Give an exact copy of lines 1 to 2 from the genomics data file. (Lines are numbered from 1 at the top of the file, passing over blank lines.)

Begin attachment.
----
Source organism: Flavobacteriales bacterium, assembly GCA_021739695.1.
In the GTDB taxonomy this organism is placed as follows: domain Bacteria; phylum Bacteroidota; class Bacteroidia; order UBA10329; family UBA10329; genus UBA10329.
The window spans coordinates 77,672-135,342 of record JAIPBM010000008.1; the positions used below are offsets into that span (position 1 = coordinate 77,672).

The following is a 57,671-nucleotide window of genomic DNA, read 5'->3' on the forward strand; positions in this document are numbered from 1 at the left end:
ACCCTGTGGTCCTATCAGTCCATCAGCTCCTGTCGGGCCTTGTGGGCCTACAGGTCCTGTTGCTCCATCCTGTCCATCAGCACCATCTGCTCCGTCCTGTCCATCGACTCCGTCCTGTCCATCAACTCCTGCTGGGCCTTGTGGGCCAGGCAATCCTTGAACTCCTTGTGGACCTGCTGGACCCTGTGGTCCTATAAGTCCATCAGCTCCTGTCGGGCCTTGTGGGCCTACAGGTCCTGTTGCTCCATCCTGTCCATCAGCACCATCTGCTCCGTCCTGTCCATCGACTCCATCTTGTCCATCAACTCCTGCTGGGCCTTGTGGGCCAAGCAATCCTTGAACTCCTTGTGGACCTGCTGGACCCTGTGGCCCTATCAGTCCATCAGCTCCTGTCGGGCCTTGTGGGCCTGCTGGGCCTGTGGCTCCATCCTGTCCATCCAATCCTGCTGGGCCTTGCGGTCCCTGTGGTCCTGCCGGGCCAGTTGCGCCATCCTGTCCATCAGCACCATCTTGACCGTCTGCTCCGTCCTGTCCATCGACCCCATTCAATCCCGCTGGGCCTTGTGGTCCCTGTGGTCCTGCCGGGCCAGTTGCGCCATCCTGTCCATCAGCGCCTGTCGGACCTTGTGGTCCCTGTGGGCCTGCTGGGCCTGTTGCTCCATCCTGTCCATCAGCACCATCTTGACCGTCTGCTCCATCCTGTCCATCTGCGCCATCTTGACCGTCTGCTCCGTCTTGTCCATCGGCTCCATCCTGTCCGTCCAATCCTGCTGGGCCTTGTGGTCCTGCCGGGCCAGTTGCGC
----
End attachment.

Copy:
Source organism: Flavobacteriales bacterium, assembly GCA_021739695.1.
In the GTDB taxonomy this organism is placed as follows: domain Bacteria; phylum Bacteroidota; class Bacteroidia; order UBA10329; family UBA10329; genus UBA10329.